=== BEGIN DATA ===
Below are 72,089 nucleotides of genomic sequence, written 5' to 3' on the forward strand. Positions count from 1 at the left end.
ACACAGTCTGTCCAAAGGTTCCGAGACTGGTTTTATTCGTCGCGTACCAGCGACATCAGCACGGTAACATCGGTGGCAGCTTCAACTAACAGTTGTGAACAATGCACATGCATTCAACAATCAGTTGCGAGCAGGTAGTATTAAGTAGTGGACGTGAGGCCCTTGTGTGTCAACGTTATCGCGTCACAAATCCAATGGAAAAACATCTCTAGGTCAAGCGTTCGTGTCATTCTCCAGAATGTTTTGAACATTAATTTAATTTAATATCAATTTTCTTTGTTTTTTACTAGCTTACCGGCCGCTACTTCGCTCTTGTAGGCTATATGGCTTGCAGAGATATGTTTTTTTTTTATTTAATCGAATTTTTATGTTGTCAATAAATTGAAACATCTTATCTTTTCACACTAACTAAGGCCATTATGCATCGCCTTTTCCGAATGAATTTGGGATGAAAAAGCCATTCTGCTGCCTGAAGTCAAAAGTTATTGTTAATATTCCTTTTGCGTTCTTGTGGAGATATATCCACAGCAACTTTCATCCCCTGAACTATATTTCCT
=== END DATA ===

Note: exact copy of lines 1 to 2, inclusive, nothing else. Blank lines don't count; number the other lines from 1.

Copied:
Below are 72,089 nucleotides of genomic sequence, written 5' to 3' on the forward strand. Positions count from 1 at the left end.
ACACAGTCTGTCCAAAGGTTCCGAGACTGGTTTTATTCGTCGCGTACCAGCGACATCAGCACGGTAACATCGGTGGCAGCTTCAACTAACAGTTGTGAACAATGCACATGCATTCAACAATCAGTTGCGAGCAGGTAGTATTAAGTAGTGGACGTGAGGCCCTTGTGTGTCAACGTTATCGCGTCACAAATCCAATGGAAAAACATCTCTAGGTCAAGCGTTCGTGTCATTCTCCAGAATGTTTTGAACATTAATTTAATTTAATATCAATTTTCTTTGTTTTTTACTAGCTTACCGGCCGCTACTTCGCTCTTGTAGGCTATATGGCTTGCAGAGATATGTTTTTTTTTTATTTAATCGAATTTTTATGTTGTCAATAAATTGAAACATCTTATCTTTTCACACTAACTAAGGCCATTATGCATCGCCTTTTCCGAATGAATTTGGGATGAAAAAGCCATTCTGCTGCCTGAAGTCAAAAGTTATTGTTAATATTCCTTTTGCGTTCTTGTGGAGATATATCCACAGCAACTTTCATCCCCTGAACTATATTTCCT